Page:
History of No. 3

PACIFIC COAST NO. 3 “MELODIA”
By E.J. Kelley

Photo – Karell Reader

Built as an 0-6-2T by H.K. Porter in 1897, No. 3 was the first of two locomotives to be purchased by the Barker & LePine Company of LaFourche Crossing, Louisiana. The second, a Baldwin 0-4-4RT, arrived in 1902. Curiously, neither locomotive carried a road number; the Baldwin was named “Maud L.” for the 2-year-old daughter of plantation co-owner J. Wilson LePine, and it is speculated “Melodia B.” was for a matriarch of the Barker family. Melodia was a common French woman’s name, and Melodia Switch was also the delivery location listed for Barker & LePine’s locomotives on the Southern Pacific (Texas & New Orleans) Railroad.

After a half-century hauling sugar cane on the company’s Laurel Valley Plantation in Thibodaux, LA, Melodia B. was retired from active service and, by 1953, was in the hands of Arthur LaSalle of Hilliard, Florida. LaSalle, who had purchased the “Maud L.” in 1946, performed various locomotive restorations under the moniker of “American Railroad Equipment Company.” In 1961, LaSalle overhauled and sold the “Maud L.,” along with his Davenport 2-6-0 from the St. John Plantation, to George Roose of Sandusky, Ohio, where they became the first motive power of the Cedar Point & Lake Erie Railroad.

Being rebuilt at Shop Services, Mt. Pleasant, Iowa, c.1993. Doug Bailey photo.

In 1960, LaSalle sold “Melodia B.” to Hubert Mitchell Industries of Hartselle, Alabama, who again sold it shortly after to James Freeland of Hillsborough, North Carolina. It is believed Freeland, owner of the Daniel Boone Village amusement park, contracted Crown Metal Products of Elizabeth, Pennsylvania, to rebuild the locomotive into a 2-6-2. Crown, which specialized in the construction of 15”-36” gauge replica locomotives for amusement parks, modified the running gear to fit a stock Monroe Bros. boiler already on the floor for one of their 3’ 4-4-0s. Rebuilt around 1963-1964, the locomotive remained in Hillsborough until 1970, when it was sold to Pat Hall, developer of the Carowinds theme park in Fort Mill, South Carolina. When the park opened in 1973, the locomotive became No. 1 of the “Carowinds & Carolinas Railroad,” retaining the name “Melodia” on one side of the cab while lettered “EPH” on the other in honor of the park’s creator, Earl Patterson Hall. While the successful park continues operation today under Cedar Fair, LP, the 3’ railroad was short lived, closing after just a few seasons of operation.

A small Porter 0-6-2RT, similar to how “Melodia B.” might have looked in active service, on the Westfield Plantation, Painecourtville, LA. It was built for the Dugas & LeBlanc Company of LaFourche and today survives in Lampasas, TX, under private ownership.

After time in storage at Carowinds, the “Melodia,” along with her consist of ornate coaches, were sold to George Roose, who maintained them as part of his personal collection. Leased briefly to Wild World in the early 1980s, the locomotive, which did not operate at the Largo, MD, amusement park, was sold after Roose’s death to the late Bill Norred of Oxnard, CA. As he’d done with his other locomotives, Norred sent the “Melodia” to Shop Services of Mt. Pleasant, Iowa, for a significant rebuild, which included lowering the boiler and making other alterations to the locomotive. Incidentally, the former Carowinds No. 2, a standard Crown 4-4-0, was on the floor in Mt. Pleasant at the same time, being rebuilt for “King of Pop” Michael Jackson’s Neverland Ranch. It has run in Los Olivos, CA, just over an hour from Santa Margarita and the terminus of the original Pacific Coast Railroad, ever since.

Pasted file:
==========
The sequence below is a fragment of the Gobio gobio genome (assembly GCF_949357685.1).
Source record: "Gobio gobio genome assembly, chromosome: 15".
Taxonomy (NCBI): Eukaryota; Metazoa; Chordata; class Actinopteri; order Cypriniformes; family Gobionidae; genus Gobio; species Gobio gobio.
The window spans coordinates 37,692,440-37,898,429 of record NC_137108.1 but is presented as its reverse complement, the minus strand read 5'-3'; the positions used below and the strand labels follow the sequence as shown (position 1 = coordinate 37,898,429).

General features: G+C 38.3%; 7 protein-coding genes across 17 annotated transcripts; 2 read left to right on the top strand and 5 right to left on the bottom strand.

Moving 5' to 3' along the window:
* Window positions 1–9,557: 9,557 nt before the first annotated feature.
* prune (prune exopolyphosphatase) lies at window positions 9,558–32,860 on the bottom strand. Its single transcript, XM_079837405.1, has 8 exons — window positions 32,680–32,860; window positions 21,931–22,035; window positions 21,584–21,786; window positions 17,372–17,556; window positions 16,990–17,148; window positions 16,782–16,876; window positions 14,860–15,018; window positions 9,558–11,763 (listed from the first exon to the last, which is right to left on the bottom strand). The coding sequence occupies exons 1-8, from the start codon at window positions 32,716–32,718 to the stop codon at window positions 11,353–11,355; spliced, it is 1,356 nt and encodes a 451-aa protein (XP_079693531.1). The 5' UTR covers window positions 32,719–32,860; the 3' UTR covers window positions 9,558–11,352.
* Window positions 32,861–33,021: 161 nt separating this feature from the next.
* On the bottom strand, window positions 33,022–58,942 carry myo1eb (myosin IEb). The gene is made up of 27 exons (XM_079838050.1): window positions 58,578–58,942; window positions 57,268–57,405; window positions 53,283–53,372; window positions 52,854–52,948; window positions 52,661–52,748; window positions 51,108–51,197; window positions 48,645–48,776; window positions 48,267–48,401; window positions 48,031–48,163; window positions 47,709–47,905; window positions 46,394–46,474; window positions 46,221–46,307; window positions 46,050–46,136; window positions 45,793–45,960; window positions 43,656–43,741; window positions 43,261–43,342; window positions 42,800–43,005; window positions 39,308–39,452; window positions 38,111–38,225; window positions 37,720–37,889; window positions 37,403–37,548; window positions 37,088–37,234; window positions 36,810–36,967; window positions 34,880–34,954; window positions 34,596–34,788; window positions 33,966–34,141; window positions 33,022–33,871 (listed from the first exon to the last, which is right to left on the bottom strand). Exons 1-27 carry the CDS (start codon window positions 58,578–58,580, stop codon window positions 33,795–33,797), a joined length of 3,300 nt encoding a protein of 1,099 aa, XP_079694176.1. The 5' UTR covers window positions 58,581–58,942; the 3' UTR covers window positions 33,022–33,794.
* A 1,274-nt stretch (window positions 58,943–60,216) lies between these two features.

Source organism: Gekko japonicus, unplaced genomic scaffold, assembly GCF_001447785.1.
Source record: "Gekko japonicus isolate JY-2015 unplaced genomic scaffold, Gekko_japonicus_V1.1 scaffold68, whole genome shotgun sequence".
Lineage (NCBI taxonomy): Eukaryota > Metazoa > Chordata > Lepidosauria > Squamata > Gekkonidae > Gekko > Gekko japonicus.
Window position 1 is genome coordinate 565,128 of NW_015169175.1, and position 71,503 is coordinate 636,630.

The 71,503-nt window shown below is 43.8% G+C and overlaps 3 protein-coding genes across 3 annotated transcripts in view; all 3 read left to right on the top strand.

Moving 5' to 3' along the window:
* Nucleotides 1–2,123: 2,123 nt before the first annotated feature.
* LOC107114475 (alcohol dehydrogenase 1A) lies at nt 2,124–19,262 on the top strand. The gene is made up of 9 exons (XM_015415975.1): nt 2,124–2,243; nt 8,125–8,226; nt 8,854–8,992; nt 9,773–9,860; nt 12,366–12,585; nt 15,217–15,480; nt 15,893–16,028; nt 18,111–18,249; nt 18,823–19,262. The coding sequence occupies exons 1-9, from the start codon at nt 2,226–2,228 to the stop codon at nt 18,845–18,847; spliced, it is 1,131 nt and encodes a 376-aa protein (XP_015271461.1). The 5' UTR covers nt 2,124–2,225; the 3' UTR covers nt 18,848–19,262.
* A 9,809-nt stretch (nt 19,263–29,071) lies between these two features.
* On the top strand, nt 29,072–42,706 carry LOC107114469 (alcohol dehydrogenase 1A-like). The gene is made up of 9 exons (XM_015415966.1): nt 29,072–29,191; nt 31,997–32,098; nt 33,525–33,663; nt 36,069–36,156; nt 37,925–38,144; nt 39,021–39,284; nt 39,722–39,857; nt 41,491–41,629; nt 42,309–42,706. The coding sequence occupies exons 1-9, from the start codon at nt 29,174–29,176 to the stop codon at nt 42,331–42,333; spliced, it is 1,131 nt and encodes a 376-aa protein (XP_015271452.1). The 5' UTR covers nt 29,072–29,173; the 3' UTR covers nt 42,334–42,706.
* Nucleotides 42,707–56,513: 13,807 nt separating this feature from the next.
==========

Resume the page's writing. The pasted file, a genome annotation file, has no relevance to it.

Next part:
As No. 1 of the Carowinds & Carolinas Railroad – about six years following its 1964 rebuild by Crown Metal Products. Postcard View

In 2000 the “Melodia,” along with the four ex-Disneyland Railroad “Retlaw One” coaches and Vulcan No. 2, were acquired by Rob Rossi from the Bill Norred estate. One year previous, Disney traded the 1927 Davenport they had received in exchange for those coaches to Cedar Point, in turn acquiring the former Barker & LePine Forney “Maud L.” Rebuilt by Boschan Boiler & Restorations of Carson, California, the locomotive went into service as Disneyland Railroad No. 5 “Ward Kimball” in 2005. To this day, Melodia’s sole stable mates from both the Laurel Valley Plantation and Carowinds, are all three operating within a 250-mile radius in Southern California. Who’da thunk it?

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~ by pcrailroad on January 20, 2007.

3 Responses to “History of No. 3”

  1. […] Needless to say, I was excited to learn this and I’m enjoying digging through their website, learning about the history of the engine and viewing the pictures. For the history of “Melodia”, as it became known as, click HERE. […]

  2. Happy to read you are taking good care of Melodia! I was a 18 year old engineer at Carowinds during my college days. I spent a lot of time in both of Pat Hall’s loco’s. I always called Melodia a real loco as No. 2 was a modern built Crown loco….and was younger than I was….while No.1 Melodia was OLD in 1974! Wish I could get out to see her but I am 3000 miles away….I’ll just run over to Cass to get my steam fix. Thanks

  3. Hello, I am now a supervisor at Carowinds First Aid. While doing some research on the park I ran across this interesting thread. Even tho this Loco had left the park many years before I arrived on this earth, I just think its awesome to have enthusiast like yourselves that keep this tradition alive. I have always been awestruck by magnificent creations like locomotives. This is a very interesting story. Especially since I see the old tracks every day at Carowinds and we still use the old train sheds. Thanks again.

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